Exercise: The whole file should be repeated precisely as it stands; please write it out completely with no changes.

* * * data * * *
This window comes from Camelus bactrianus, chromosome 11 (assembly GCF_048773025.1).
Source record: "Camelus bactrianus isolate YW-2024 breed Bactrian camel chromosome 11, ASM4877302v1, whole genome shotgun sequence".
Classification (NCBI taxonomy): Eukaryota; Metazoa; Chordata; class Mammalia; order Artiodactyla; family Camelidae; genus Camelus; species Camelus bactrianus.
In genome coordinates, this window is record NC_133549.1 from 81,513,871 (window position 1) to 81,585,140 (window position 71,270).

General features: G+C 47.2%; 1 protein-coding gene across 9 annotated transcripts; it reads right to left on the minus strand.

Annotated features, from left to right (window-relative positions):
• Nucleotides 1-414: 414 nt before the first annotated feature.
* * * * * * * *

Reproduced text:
This window comes from Camelus bactrianus, chromosome 11 (assembly GCF_048773025.1).
Source record: "Camelus bactrianus isolate YW-2024 breed Bactrian camel chromosome 11, ASM4877302v1, whole genome shotgun sequence".
Classification (NCBI taxonomy): Eukaryota; Metazoa; Chordata; class Mammalia; order Artiodactyla; family Camelidae; genus Camelus; species Camelus bactrianus.
In genome coordinates, this window is record NC_133549.1 from 81,513,871 (window position 1) to 81,585,140 (window position 71,270).

General features: G+C 47.2%; 1 protein-coding gene across 9 annotated transcripts; it reads right to left on the minus strand.

Annotated features, from left to right (window-relative positions):
• Nucleotides 1-414: 414 nt before the first annotated feature.